The idea of “Hallowe’en sadism” is one that has persisted in headlines since the ’50s but is greatly exaggerated as a threat.12 Threats of razor blades, drug-laced candies, and other supposed dangers are myths. Although there have been incidents reported to the police around concerning these sorts of complaints, they have resulted in only minor injuries or, in the very few fatal cases, upon further investigation were actually the fault of a member of the child’s family, not a stranger handing out dangerous goodies.13 Much like most of Hallowe’en, this persistent idea is just a myth.

Hallowe'en candy, photo by CarrieLu

Trick or treat and it’s all just a big party

One thing is for certain, Hallowe’en regardless of if you called it Samhain, All Saint’s or Soul’s Day, All Hallows Eve or something else, has always been a time for celebration and some amount of remembrance. Whether it was for the bounty of the past year, debts you owe, or people you love, these have been part of the celebration since it’s very beginnings.

Where the idea of giving treats, in general, came from seems to have various roots. Children in Wales went door to door for All Soul’s Day collecting treats but as early as the 1400s, small gifts were left out for “little people,” which meant the fae folk, which could have eventually evolved into giving treats to children. The practice of leaving gifts for little people was meant as a form of protection from their mischief during the winter season.14 

The tradition of candy, specifically, is entirely commercial and began in the 1950s as a way for candy companies to make money. Prior to that, children received small gifts of fruit, nuts, and coins for example.15

The idea of the holiday as a celebration has been one that has been there from the start. As explained early on, it was a New Year’s celebration, meant to be a joyous event. In the 17th century, costumes were added by young people in London who also held dances with their friends, but considering the times, it is unlikely that they called these Hallowe’en parties. Perhaps they told everyone they were having a “harvest dance” instead.16

Many Western cultures incorporated masks in their celebration but it wasn’t until the 1900s in the United States that the celebration became what is now more commonly known as “Halloween.”17 It was at this point in history that it really became the mainly commercialized holiday that is celebrated all over the world.

Hallowe’en today, Pagan or not

Whether you’re a practitioner or not, once the leaves start changing, it officially becomes Hallowe’en season. The myths and half-truths that plague this season are as plentiful as the decorative gourds at every farmer’s market. The holiday has changed drastically from its early roots but there’s nothing sinister about it, except for those myths added later.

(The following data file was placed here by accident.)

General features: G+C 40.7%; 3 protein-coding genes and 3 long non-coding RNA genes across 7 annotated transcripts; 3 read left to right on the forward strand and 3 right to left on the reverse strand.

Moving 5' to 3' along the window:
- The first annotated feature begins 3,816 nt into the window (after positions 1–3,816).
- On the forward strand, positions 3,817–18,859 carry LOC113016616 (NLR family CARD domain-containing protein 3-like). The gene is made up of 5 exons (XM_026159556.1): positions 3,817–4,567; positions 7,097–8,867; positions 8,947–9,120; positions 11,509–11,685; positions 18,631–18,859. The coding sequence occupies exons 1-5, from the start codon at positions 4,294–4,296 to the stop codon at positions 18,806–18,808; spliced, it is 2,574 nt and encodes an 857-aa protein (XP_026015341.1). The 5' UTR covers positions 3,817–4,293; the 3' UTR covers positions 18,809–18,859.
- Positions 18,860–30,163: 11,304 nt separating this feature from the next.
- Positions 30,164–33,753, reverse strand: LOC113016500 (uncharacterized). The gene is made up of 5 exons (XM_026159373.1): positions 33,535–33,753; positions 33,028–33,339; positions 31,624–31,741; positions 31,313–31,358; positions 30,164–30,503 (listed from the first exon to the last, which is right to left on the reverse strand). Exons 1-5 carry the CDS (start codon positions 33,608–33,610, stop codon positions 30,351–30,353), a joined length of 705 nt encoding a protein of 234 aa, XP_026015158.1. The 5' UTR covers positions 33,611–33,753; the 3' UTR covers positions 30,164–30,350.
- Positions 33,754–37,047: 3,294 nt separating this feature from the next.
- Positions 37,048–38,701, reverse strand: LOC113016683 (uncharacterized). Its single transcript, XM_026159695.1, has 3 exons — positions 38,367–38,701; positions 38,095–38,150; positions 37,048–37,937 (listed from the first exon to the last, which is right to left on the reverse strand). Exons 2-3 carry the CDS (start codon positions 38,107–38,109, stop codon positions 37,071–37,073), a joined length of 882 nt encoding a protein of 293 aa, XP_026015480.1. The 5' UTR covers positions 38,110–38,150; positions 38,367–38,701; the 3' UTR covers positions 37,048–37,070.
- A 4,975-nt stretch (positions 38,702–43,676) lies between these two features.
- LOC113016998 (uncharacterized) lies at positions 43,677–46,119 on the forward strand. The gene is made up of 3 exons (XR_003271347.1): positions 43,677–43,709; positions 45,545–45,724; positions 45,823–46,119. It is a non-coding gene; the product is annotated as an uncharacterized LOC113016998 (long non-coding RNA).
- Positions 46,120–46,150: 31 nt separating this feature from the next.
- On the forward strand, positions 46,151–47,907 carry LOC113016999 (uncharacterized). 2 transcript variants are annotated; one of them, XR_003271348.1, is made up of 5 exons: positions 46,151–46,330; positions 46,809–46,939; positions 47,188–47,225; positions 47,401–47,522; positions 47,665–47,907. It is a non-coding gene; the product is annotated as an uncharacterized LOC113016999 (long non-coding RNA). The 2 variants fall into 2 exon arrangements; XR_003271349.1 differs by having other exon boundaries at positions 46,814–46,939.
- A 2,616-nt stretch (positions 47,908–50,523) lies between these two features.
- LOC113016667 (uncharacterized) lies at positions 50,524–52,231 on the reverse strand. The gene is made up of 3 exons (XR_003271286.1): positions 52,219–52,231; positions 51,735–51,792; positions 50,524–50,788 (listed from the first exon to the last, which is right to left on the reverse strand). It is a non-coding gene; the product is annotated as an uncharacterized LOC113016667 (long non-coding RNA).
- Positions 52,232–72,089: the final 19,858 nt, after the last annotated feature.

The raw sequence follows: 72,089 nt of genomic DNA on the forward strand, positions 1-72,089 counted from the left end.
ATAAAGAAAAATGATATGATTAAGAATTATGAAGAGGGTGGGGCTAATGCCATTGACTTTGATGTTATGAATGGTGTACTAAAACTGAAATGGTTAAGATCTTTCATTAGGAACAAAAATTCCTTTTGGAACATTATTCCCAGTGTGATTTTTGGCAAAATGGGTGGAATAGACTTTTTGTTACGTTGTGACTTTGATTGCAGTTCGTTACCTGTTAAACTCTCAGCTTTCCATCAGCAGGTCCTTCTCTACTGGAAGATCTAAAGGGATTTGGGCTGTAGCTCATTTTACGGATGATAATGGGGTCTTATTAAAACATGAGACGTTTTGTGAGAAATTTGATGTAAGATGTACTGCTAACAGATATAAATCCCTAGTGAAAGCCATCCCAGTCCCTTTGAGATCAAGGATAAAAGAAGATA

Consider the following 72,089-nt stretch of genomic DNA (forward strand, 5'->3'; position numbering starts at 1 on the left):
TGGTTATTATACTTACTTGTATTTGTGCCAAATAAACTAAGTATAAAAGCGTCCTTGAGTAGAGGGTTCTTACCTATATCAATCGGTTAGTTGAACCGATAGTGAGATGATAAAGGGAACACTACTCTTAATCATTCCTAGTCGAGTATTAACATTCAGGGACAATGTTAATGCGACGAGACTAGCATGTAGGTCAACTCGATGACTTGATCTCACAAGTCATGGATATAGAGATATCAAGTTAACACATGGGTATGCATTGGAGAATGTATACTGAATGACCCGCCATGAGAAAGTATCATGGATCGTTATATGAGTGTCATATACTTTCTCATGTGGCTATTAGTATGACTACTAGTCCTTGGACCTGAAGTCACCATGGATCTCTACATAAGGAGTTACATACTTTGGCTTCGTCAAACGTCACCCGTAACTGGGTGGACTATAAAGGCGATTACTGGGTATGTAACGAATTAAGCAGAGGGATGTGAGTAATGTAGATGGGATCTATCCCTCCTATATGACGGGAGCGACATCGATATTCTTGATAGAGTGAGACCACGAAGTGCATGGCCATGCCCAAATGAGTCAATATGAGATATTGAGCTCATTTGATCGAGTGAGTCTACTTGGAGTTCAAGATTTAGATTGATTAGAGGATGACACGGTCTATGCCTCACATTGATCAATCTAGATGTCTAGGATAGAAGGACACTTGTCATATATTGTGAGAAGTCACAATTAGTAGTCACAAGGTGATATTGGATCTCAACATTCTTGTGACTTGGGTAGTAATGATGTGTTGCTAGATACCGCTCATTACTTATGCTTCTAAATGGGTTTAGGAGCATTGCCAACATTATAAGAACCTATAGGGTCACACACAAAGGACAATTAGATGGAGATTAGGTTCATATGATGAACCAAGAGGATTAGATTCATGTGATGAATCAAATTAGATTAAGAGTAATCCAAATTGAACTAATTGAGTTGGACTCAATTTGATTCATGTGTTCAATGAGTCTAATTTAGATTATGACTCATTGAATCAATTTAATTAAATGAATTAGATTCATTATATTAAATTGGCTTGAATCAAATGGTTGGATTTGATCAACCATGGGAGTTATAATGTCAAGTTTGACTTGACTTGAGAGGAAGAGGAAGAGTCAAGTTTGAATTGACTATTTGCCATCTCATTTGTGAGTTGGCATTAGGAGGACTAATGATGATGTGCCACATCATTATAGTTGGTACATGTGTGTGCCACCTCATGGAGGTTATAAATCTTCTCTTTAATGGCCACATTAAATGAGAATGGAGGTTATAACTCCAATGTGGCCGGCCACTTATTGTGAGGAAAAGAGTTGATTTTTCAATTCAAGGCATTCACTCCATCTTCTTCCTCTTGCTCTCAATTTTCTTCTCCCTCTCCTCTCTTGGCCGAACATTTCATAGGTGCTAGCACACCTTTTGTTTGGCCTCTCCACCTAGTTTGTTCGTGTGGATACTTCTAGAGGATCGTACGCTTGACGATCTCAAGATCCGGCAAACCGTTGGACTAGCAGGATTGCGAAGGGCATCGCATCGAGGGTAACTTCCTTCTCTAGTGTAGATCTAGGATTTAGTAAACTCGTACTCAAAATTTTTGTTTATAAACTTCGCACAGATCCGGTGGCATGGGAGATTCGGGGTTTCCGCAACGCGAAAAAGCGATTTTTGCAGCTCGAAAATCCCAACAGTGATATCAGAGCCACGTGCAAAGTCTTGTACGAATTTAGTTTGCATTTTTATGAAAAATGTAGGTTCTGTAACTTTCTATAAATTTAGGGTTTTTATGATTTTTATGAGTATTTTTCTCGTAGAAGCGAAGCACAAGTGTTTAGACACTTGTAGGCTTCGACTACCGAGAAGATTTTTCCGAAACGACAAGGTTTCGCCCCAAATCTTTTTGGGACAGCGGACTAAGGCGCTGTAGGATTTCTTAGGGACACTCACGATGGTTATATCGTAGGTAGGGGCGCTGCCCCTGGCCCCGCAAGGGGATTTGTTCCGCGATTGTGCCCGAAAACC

Although honouring the farming season is a time-honoured tradition during the season, honestly, what the history of Hallowe’en tells us is that you’re free to partake in the holiday however you want. It has been changed and altered so much over time that a variety of beliefs can find hold in it — whether spiritual, or secular.


Best, J., and G.T. Horiuchi. “The Razor Blade in the Apple: The Social Construction of Urban Legends.” Social Problems, issue 32, volume 5 (1985): 488-499.

Kawash, Samira. “How Candy and Halloween Became Best Friends.” The Atlantic, 21 October 2016.

Kelley, R. E. The Book of Hallowe’en. Boston: Lothrop, Lee & Shepard, 1919.

Morton, L. Trick or Treat: A History of Halloween. London: Reaktion Books, 2012.

Pajeon, Kala and Ketz Pajeon. The Candle Magick Workbook: Why and How Candle Magick Works. Secaucus, NJ: Carol Pub. Group, 1991.

Image credit: Dan Bergstrom, Jordi CarrascoDave Gunn, and CarrieLu

  1. See Psyche’s “Occultnik manifesto.” []
  2. Lisa Morton, Trick or Treat: A History of Halloween (Reaktion Books, 2013), 12. []
  3. Collectanea de Riebus Hibernicis vol I-III, by Charles Vallancey. []
  4. Morton, Trick or Treat, 9. []
  5. R. E. Kelley, The Book of Hallowe’en (Boston: Lothrop, Lee & Shepard), 5-6. []
  6. Morton, Trick or Treat, 22. []
  7. Kelley, Hallowe’en42-43. []
  8. Kelley, Hallowe’en66. []
  9. Morton, Trick or Treat, 23. []
  10. Kelley, Hallowe’en, 7. []
  11. Kala Pajeon and Ketz Pajeon, The Candle Magick Workbook: Why and How Candle Magick Works (Secaucus, NJ: Carol Pub. Group, 1991), 4. []
  12. J. Best and G.T. Horiuchi. “The Razor Blade in the Apple: The Social Construction of Urban Legends.” Social Problems, issue 32, volume 5 (1985), 491. []
  13. Best, “Razor Blade,” 490. []
  14. Kelley, Hallowe’en, 40. []
  15. Samira Kawash, “How Candy and Halloween Became Best Friends,” The Atlantic, 21 October 2016. []
  16. Kelley, Hallowe’en, 41. []
  17. Kelley, Hallowe’en, 89. []